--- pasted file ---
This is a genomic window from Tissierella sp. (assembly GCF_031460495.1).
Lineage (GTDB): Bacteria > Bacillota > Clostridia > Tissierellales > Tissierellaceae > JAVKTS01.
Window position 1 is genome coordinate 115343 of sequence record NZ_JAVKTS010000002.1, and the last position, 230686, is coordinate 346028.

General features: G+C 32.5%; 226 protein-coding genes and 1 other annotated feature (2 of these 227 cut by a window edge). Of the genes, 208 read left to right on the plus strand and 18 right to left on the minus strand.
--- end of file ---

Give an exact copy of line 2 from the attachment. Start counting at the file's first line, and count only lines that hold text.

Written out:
Lineage (GTDB): Bacteria > Bacillota > Clostridia > Tissierellales > Tissierellaceae > JAVKTS01.